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Further Professor of Education appointed

13 May 2005

Further Professor of Education appointed

An exceptionally strong field of candidates for the position of Chair of Education has encouraged the University of Otago to appoint an additional professor in the Faculty.

This position has been accepted by Professor Jeffrey Smith, who comes to Otago from Rutgers University in the United States. His appointment follows that of Professor Helen May as new Head of the Faculty of Education.

University Vice-Chancellor David Skegg says the Chair of Education was advertised following the retirement of Professor Keith Ballard.

“We had an exceptionally strong field of applicants, and so decided to make two appointments. Professor May joins the University next month and is already assisting on the working group established between the University and College of Education to consider the relationship between the Faculty of Education and the College.

“Professor Smith arrives in Dunedin in August and will contribute substantially to the work of the Educational Assessment Research Unit,” Professor Skegg says.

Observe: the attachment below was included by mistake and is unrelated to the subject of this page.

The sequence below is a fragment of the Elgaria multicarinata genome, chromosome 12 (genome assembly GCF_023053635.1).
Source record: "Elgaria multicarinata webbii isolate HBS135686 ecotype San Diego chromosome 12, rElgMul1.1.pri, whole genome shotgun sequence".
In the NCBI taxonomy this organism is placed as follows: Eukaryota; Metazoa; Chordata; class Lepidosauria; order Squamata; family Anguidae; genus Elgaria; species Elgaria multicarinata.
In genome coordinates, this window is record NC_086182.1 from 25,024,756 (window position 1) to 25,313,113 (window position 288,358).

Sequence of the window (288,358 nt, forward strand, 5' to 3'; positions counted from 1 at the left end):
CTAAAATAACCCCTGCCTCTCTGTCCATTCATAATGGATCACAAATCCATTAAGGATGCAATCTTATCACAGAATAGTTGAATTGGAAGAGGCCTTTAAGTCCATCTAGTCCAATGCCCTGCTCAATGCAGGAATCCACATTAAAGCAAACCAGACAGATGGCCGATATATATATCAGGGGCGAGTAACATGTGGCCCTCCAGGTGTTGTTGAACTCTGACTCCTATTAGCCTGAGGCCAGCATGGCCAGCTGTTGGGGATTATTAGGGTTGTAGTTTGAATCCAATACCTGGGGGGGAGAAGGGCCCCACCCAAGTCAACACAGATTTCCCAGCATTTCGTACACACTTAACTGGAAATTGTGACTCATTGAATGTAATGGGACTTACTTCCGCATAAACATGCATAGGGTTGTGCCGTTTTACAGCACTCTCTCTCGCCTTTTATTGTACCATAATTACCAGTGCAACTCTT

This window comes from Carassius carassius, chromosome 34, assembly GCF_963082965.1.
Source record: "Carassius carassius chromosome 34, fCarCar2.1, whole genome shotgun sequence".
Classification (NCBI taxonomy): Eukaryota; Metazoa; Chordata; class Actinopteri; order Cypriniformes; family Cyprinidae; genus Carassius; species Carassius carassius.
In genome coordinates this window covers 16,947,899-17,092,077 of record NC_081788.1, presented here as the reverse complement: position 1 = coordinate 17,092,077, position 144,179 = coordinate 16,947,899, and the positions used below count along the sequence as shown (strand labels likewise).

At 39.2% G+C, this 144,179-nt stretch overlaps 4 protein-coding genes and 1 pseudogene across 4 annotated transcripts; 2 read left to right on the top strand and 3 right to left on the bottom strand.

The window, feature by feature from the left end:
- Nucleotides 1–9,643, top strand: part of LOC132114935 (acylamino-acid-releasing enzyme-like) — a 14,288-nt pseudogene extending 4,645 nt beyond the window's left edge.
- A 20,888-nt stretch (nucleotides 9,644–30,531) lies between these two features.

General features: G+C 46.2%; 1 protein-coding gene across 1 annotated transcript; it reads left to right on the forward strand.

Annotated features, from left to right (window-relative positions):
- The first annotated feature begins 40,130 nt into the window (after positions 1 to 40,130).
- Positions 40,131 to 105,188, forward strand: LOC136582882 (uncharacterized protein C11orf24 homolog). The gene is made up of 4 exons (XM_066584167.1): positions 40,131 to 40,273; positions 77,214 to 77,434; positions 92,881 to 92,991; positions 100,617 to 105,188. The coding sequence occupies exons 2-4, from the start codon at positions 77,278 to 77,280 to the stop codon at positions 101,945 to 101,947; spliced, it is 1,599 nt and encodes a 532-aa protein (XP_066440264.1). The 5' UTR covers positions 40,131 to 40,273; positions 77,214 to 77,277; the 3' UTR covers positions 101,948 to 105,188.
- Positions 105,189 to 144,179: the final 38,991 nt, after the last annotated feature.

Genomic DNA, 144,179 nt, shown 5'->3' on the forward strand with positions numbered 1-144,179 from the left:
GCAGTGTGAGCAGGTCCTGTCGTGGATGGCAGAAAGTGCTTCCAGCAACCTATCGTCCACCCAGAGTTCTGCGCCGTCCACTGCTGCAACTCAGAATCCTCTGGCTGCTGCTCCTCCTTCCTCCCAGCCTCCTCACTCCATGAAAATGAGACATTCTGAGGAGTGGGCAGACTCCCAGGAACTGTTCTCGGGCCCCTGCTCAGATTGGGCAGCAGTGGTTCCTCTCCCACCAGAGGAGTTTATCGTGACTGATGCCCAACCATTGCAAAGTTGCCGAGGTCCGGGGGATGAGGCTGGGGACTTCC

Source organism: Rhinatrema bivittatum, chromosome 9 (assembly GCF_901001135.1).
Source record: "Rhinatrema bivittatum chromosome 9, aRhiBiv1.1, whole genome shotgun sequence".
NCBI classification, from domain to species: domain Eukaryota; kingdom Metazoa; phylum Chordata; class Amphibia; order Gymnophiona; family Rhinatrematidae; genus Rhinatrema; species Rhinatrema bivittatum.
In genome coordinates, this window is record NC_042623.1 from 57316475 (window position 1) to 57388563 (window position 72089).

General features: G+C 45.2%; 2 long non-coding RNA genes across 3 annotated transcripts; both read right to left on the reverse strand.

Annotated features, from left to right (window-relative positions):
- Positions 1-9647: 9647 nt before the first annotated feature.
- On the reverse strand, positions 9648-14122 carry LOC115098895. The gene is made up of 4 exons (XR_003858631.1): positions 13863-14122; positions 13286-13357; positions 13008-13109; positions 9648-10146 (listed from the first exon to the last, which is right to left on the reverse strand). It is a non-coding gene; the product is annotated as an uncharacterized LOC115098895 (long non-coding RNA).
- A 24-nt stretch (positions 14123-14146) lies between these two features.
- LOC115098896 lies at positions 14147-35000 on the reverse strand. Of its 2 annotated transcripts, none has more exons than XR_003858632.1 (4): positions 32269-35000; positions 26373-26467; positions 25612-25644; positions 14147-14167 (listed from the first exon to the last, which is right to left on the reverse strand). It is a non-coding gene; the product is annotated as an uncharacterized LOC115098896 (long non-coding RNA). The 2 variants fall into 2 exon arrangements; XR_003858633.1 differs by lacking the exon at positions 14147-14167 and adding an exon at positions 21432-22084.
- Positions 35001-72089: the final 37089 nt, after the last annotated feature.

Professor Terry Crooks, Acting Head of the Faculty of Education, says Professor Smith earned his doctorate in education from the University of Chicago in 1977. Since then he has worked in the Department of Educational Psychology at Rutgers University in New Jersey and has been Professor and Chair since 1998.

“He is an expert in educational assessment and quantitative research methods, and has had significant leadership roles in United States organisations relating to those areas,” Professor Crooks says.

His research focuses on psychological factors affecting test performance, grading issues, learning in cultural settings, and the psychology of aesthetics. He is the author or editor of five books and over 50 articles and reviews.

In addition to his work at Rutgers University, for the past 16 years he has served as Head of the Office of Research and Evaluation at The Metropolitan Museum of Art in New York City.

In this capacity, he has conducted research on how individuals interact with great works of art, how people learn in cultural settings, and the psychology of aesthetics. He has also served as a consultant to the Guggenheim Museum, the Museum of Modern Art, and Smithsonian Institutions.

Professor Smith will be accompanied by his wife, Dr Lisa Smith, who has similar interests and expertise. She will be a senior research fellow in the Educational Assessment Research Unit.

ENDS


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